The Hutchinson News from Hutchinson, Kansas on October 6, 1971 · Page 5
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The Hutchinson News from Hutchinson, Kansas · Page 5

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Hutchinson, Kansas
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Wednesday, October 6, 1971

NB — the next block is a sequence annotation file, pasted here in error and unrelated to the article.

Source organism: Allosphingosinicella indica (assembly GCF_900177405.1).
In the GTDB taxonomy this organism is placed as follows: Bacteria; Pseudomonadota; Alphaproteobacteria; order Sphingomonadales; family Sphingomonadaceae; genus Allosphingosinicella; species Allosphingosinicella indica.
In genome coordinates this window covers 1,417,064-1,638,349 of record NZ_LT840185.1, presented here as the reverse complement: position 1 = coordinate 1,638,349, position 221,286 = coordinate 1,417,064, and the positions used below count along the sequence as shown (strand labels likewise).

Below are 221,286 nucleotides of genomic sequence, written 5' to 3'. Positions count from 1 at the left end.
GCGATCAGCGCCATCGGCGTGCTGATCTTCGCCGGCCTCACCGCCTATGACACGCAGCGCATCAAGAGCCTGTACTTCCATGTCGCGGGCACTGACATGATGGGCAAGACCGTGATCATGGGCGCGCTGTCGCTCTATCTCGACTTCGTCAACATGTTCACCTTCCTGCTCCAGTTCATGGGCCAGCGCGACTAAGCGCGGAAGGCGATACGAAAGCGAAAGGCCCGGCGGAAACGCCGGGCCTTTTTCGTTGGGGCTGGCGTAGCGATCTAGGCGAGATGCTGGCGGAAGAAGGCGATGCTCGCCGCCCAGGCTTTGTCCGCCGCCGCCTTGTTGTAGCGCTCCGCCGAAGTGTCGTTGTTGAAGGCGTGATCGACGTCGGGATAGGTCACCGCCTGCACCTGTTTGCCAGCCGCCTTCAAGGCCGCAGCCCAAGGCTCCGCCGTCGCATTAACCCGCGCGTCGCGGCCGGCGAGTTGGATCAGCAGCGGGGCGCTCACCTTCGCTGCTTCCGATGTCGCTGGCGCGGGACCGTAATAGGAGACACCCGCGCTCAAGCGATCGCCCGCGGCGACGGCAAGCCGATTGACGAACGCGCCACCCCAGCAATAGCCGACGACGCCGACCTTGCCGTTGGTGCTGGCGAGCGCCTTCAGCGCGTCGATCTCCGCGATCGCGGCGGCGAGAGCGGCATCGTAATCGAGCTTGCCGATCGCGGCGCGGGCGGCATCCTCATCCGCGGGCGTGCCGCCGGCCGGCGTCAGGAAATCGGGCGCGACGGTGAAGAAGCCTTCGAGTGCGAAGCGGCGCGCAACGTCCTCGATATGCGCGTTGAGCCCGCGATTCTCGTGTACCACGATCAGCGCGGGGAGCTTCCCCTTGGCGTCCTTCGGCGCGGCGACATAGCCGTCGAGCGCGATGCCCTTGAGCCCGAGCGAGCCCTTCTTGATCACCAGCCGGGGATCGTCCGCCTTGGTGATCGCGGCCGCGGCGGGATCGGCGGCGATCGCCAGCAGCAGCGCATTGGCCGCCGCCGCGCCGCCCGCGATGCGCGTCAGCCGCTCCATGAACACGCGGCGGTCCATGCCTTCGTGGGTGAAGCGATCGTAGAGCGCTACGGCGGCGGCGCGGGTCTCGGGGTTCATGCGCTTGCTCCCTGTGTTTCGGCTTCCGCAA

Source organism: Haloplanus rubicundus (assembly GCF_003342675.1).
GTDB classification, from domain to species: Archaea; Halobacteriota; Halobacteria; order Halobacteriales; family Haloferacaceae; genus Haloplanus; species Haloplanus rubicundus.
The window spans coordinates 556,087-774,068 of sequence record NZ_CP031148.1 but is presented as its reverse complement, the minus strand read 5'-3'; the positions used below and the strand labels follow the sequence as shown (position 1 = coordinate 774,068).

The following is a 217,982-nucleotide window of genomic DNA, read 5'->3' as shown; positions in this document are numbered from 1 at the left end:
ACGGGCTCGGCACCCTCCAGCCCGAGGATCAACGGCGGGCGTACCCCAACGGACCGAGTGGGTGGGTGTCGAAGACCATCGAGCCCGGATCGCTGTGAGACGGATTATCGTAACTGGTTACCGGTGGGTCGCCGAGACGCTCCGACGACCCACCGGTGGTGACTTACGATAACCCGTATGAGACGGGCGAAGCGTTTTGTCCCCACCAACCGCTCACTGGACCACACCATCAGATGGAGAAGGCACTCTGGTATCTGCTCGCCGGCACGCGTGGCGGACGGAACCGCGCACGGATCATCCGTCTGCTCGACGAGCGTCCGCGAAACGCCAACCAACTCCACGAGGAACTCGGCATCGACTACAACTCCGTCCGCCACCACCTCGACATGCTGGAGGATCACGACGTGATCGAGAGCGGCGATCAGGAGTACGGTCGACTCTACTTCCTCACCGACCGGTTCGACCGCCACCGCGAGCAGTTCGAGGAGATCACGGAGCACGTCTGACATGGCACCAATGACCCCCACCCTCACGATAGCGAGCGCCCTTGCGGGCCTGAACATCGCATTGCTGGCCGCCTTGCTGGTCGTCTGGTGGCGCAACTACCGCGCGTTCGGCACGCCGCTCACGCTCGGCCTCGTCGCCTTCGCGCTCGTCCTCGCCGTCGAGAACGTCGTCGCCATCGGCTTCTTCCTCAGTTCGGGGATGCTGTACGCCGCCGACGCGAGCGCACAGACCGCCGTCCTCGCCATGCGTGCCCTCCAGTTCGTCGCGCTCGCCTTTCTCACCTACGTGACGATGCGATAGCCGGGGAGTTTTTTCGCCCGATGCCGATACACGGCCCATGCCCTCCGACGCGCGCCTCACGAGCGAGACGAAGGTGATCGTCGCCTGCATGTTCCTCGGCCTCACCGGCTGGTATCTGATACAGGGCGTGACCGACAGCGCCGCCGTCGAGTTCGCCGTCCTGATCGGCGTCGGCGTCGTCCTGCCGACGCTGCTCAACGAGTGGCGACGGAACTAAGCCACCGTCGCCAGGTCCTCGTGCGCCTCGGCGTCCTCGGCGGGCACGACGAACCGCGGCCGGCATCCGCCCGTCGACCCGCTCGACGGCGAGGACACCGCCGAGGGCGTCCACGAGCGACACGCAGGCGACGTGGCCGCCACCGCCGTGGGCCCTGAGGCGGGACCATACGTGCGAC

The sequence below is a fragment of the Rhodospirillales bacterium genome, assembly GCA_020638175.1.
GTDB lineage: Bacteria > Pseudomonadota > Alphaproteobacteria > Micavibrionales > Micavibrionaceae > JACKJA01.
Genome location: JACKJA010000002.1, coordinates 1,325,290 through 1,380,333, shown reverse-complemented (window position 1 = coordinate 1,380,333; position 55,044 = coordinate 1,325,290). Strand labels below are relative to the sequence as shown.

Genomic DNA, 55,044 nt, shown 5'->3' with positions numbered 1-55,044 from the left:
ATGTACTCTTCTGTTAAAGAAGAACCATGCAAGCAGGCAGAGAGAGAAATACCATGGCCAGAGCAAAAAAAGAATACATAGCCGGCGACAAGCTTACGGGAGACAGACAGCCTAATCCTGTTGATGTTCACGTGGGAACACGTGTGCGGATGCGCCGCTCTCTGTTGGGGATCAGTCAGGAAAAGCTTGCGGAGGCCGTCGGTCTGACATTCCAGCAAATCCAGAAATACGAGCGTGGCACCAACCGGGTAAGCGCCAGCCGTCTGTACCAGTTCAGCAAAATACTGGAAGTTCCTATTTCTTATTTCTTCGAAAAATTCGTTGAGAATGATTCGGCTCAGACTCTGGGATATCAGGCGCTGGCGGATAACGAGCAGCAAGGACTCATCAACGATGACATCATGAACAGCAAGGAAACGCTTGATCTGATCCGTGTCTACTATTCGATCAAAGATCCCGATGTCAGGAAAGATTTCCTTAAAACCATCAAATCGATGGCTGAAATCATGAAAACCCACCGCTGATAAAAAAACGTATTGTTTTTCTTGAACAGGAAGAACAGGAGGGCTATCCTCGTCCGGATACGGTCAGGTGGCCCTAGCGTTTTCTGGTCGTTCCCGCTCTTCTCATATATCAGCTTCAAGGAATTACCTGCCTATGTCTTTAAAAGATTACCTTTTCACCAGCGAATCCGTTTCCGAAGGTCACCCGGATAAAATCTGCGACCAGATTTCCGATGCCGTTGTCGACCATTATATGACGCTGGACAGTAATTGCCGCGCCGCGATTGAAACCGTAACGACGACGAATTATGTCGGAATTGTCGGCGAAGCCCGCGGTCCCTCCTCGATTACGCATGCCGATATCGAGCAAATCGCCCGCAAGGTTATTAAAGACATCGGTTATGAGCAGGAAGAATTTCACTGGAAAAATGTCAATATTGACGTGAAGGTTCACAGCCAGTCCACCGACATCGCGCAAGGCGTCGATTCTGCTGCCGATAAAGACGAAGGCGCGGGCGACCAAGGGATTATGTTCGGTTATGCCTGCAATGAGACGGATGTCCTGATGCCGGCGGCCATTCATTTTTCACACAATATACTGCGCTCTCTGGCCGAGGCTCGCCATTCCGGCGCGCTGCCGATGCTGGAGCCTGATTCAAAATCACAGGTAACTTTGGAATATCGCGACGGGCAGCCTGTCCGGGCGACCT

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the small society by Brickman I Mow YoO'gz A €>0CC&5G, PA9- Birri THIN<£ F6(Z WaiW«|lm Stor Dvrvdmort*. ZO-6 #f?icfO )A-rJ Precautions Would be Big At Lyons Site OAK RIDGE, Tenn. (AP) Atomic Energy Commission scientists said Tuesday extraordinary precautions will be taken to prevent radioactive leakage in the storing of atomic wastes. The scientists gave the assurances to a delegation from Kansas where the commission proposed to establish a National Nuclear Waste Repository in abandoned salt mines. Roger Dahlman, an ecologist at Oak Ridge National Labora-j tory, outlined in detail steps the commission plans to take to prevent any damage to the en-' vironment in the area of the salt mines at Lyons, Kan. ! Dahlman said sophisticated monitoring devices will be set: up both above and under ground to detect any possible I radioactivity that might devel-! op from the storing of the I wastes. Said Miniscule He described the possibilities' as miniscule. He said that Inin-f dreds of cargoes of radioactive j materials have been shipped across tiie country in past several years without a single major nuclear incident. The AFC has made no definite decision to set up the waste repository at Lyons, buti mines there are under consider- 1 ation as the site. "We will have an extensive monitoring program to detect any possible radiation escape," Dahlman said. Tiie scientist said the monitoring program would be developed in cooperation with officials of the Kansas Public Health Department. How They Voted WASHINGTON (AP) - On the 64-19 vote by which the Senate rejected Tuesday an amendment bv Sen. Mike Gravel. D-Alaska", to stop U.S. bombing in Indochina: Democrats for the amendment included: Eagleton, Mo., and Hughes, Iowa. Democrats against the amendment: Symington, Mo. Republicans against: Dole. Kan; Hurska, Neb; Miller, Iowa: Pearson. Kan. Junior Will Play County Fire Department Benefit Hee Haw Junior Samples Here Friday Museum Rededication Hutchinson News Wednesday, Oct. 6, 1971 Page $ Abilene Event Draws Near ROSSWORD PUZZLE The walls of Convention Hall will jump to the sounds of country music and country humor Friday night, and Reno County will gain by the acquisition of new emergency equipment. The Country Music Circus and Stage Show, featuring Col. Tim McCoy and Junior Samples. Hce Haw regular, comes at the end of Fire Prevention Week and is a benefit for. county firemen. Reno County Fire District Two is sponsoring the show in order to buy a boat, motor and other rescue equipment to be used throughout the coun'y. Samples, famous for his weekly aopearanccs on Hee Haw, will bring with Mm his band, Bill Blaylock, Jim Southern and the Modern Sounds of Bluegrass, also Hee Haw regulars. Another Hee Haw regular. Lulu Roman will be on hand. Col: Tim McCoy, 80, movie and television star, will do quick- draw stunts, rope tricks and talk about the old West. Tommy Scott's Country Music Circus will perform with knife throwing. Indian novelty acts and other western entertainment. Fire Chief Jc Pederseit said 20 persons will be involved in the show which is expected to last 2 l 2 hours. All children's tickets are SI and adult tickets are $2 in advance or $3 at the door. The chief said tickets will be delivered to persons calling 2-5891 or they can be picked up at the county five stations, 1910 West Fourth and 1912 East 30th. By LEW FERGUSON ABILENE, Kan. (AP) - The Eisenhower Center here, which has kept growing since a foundation formed by Kansans first conceived a tribute to Dwight David Eisenhower a quarter century ago, takes note of a significant milestone Oct. 14. The greatly expanded Eisenhower Museum, one of the four structures which make up the Eisenhower Center on 13.4 acres of land on the south side of this Kansas plains town rich in western lore, will be rededicated. Dignitaries, including Mrs. Mamie Eisenhower, widow of the late president, and other members of the family will attend the ceremonies, which also mark the 81st. anniversary of Eisenhower's birth. Grandson Invited President Nixon, whose daughter, Julie, is married to Eisenhower's grandson, David, has been invited to attend, and sponsors of the festivities are encouraged he will come. Gen. Lauris Norstad, who succeeded Eisenhower in command of the North Atlantic Treatv Organization force in Europe in the late 1940s, will speak. The affair will again focus attention on the Eisenhower Center, comprised of the plain white frame home in which Eisenhower grew up, the Place of Meditation where the famed soldier-statesman was buried in April 1969. the Eisenhower Libran' and the museum. The museum, built in 1952-54 during Ike's first term as president, has been nearly doubled in size, providing what its curator believes is room to house the most complete presidential museum in the nation. It will be five years before it is com- Big Addition pletely developed. The museum formerlv encompassed 20,000 square feet of floor space. Another 15 ,000 square feet have been added on the north side, running the length of the original museum. The addition was begun in May 1970 and was completed in I mid-August. Curator William K. Tones and his staff have worked feverishly in recent weeks to prepare the new museum for Thursday's reopening to the public, and for the rededication ceremonies a week later. The museum has been closed more than a year. They have completed two of the four galleries planned for the museum, and the public can begin viewing these two ffaHeries Thursday. Admission is 50 cents. Attendance, which reached a peak of one million visitors in 19(59, may be spurred beyond that by the addition. Tomorrow Noon at HICKORY GABLES §22 West 4th Beef and Noodles Special 97* Hutchinson Theater Guild Presents j "Catch Me If You Can" Thursday, Friday, Saturday October 7,8 & 9 Curtain Time: 8:15 p.m. Tickets: $1.75 Reservations: Days 2-6669, Evenings 2-7779 THE LITTLE THEATER Avenue B and Pluin One completed gallery depicts the life of Eisenhower from his boyhood days in Abilene, through his military career, through the presidency to his death and burial here. The other features works of art presented to the 34th President of the United States and duplicates of gifts he gave the world leaders. Work Remains Other galleries to be completed later will stress his military career and his eight years as president, 1953-61. The area which will in a month or so house the presidential gallery will be used Oct. 14 for a luncheon with former U.S. Sen. Harry Darby of Kansas City, Kan., as host. The Eisenhower Center lies just south of the business district of Abilene, the famed cattle town of a century ago where Texas longhoms were driven overland to the railroad. Enlargement of the museum — to provide for display of nearly twice as much Eisenhower memorabilia — does not finish plans for the center. In the works in addition of a nearly Si million visitor's reception center. And on the horizon are plans for the center to acquire the two acres-plus now occupied by Abilene's Lincoln elementary school so the center will have a completely rectangular piece of land. The grade school cuts off one corner of a four-square block area occupied by the center. To Close Street Eventual plans call for closing Fourth Street, which now runs through the center, and turning it into a mall. John E. Wickman, director of the Eisenhower Library across the street from the museum and the man in over-all charge of the entire center for the General Services Administration, said a principal advantage the addition to the museum affords is a better traffic pattern for visitors. Immediately following Eisenhower's death on April 29, 1969, at age 79, and his subsequent burial here, the museum handled 9.000 visitors a dav. The pedestrian traffic jam was monumental, however, in the entry way of the museum as visitor 1 ; crisscrossed going from one of the two galleries to the other. Addition of tire 15,000 square feet enables the museum not only to add two more galleries, but also to establish a flow of traffic in one counterclockwise direction through the museum. This will enable the museum to handle 25,000 visitors daily, Wickman said. "Teaching Museum" Curator Jones stressed the educational aspects of the museum, calling it a "teaching museum." "I believe we not only have an obligation to show the people these objects, but I think we also have an obligation to show them the importance of what he (Eisenhower) did as a military man and as president," Jones said. Before, he said, "there was really no story to what the museum was trying to tell." Wickman said, "The addition and new museum give us the best chance we have ever had to educate the visiting public. The whole thing was planned for the protection of the exhibits and convenience of the public. It will have a tremendous impact on Abilene. "This is the first really quality biograplucal museum between St. Louis and Denver." Plenty cf Material Besides the physical plant the museum now boasts, it is unique in that it has so many items of Ike paraphernalia with which to work. The museum's collection to tals 20.000 items — all of it from the Eisenhower family or "official" sources and none solicited from the public — but heretofore only about 6,000 items at a time could be ciis played. Jones is grateful for the collection program before Ike's death which produced such a volume of objects. "I think the general's attitude was that these things belonged to the people, and he made certain it all came out here," Jones said. The new museum, with offices, storage space and a large restoration and repair room, is a dream for a curator, Jones said. "This is the first chance anyone has ever had to bring these objects under the best possible physical control, because unless you can control humidity and temperature over a long period of time, you're going to get deterioration," he said. No Direct Light The new museum has lights placed so there is no direct ultra violet light attack on the objects, and constant humidity and temperature control per- vents wood and metal from being damaged. About the oulv thing that's not changed at the museum is the entry way. which has the "Flaming Sword of Avenging Justice" shield of Ike's World War II European headquarters imbedded in the floor and has murals around the walls depicting his career. A unique feature of the new portion of the building is a large window area where objects can be displayed for the public to view when the museum is closed. Present plans are to place World War IT vehicles, including Ike's Cadillac staff car, in this area. • TODAY • The Hutch Downtowner 1st. & Main has Pork Chops OTTC and Dressing ft NOW! 2nd BIG WEEK! Just a person who protects children and other living things BOOTJACK TECHNICOLOR* A ^ISSSXi*. \GP}<m> THEATRE 3I2N.MAIN T-O-N-l-T-E AT: 7:10 & 9:15 Doors Open 6:30 P.M. HELD OVER! THE WPUBUSHABLE NOVEL IS NOW AMERICA'S MOST CONTROVERSIAL FILM! c The ^ewSrdesses STEREO VISION • SROWS WEEKDAYS AT: 5:45-7:30-0:15 ALL SEATS tl.TS (INCLUDES 3D GLASSES) ACROSS !. Slump 4. Young boy scout 7. Gallivant 11. Laudation 13. Huge toad 14. Supply with gas 15. Besides 16. Formal dance 17. PacX horse 19. Relish 22. Cerise 24. Vertical '5 Straightei V 11. Theater sign 28. Undermine 30. Deputy 32. Type measure 33. Period 34. Skinflint 35. Crude tartar 37. Computes 41. Matinee hero 42. Lineal 4*. Palm of tiie hand 15. Seedless graps 46. Chopped down 4/. Kimono sash 6S. Sharif is anDDB EEC3E •sea BaaEHiiuci DQHSS Hsnn anon ••ana ^ ETOH EH nSOQQ an anan EUGE BEES aaaan SOIUTION OF YSSTERDAV'S PUZZU DOWN !. Atlemp! 2. Precinct 3. Sweetheart 4. Slice 5. Western Indiw 6. Have being 7. Electric catfish 8. Flirts 9. Grave i0. Chinese Communist leader 12. Light raft 17. Dice 18. Peace goddess 20. Texas shrine 21. Watch 23. Put on 24. Treatment 25. Seeming contradiction 29. Conditional release 31. Region 36. Happy 38. Use the phone 39. Large dog 40. Dross •41. Yellow bugle 42. Burnish 43. Cassius Clay 45. True Television Tonight RENT BAND INSTRUMENTS Choose from Our Large Selection of New and Used Instruments. NELSON Music Company 408 North Main 662-4816 Hutchinson, Kansas WEDNESDAY, OCTOBER i 4:39—Chicago Teddy Bears, 4 ,7, 12 Smith Family, 10, 13 It Takes A Thief, 5, 3, 11 You're On, 8 7:0O— Carol Burnett, 6, 7, 12 French Chet, R Wednesday Movie, to, 13 — "Holiday for Lovers" 7:30—NBC Mystery Movie, i, 3, it This Week, 8 «: 00—Medical Cinler, *. 7, 1J Great American Dream Machine, I »:00— Mannlx, t, 7, 1» Men 4 The City, 10, 13 Big valley, 1, 1, 11 Soul!, 8 i0:0O— News Weather Sporti t. 10. II tl, 11 Making Things Grow, t U:30— Tonight show, J, 3, ll Merv Griffin, «, 7, 19 Olck Cavttt, it, it You're On, • <2iMr -Movl«, 1* "Tomahawk" Ilk DRUMMER B0Y 9 COAST-TO-COAST SELF-SERVICE RESTAURANTS Special Of The Week DOUBLE CHEESEBURGER 35* Starts October 1st thru 7th SHERWIN #t WILLIAMS FIRST FEDERAL SAYING AND LOAN ASSOCIATION Announces the SAVING ACCOUNT WERE MORE THAN A PAINT STORE WE'RE A TRAVEL AGENCY DURING OUR GETAWAY OF ESCAPE FROM DULL, ORDINARY KITCHENS, AND FAMILY ROOMS. • All first-grade flooring material —. no seconds or remanents. • Expert installation available. • 15 Day Sale. Armstrong Vinyl Flooring Prices good through October 23rd Santa Cruz'" CORRIE MARBLE™ „ ' V . . . .. . . _ „. i Translucent vinyl flooring with the look of polished Randoffl-thipad vinyl ch,p design - in smart; bold : marb , 9 RicW ^ b0SJ ^ veini s colors.AbeautifulbuyUcoloretochoosefrom : 4 c0 | O r» to chooie from OPEN ALL DAY SATURDAY 8:00 a.m. to 5:00 p.m. Monday Friday 7:00 a.m. to 6:00 p.m. 521 North Main Phone 663-3271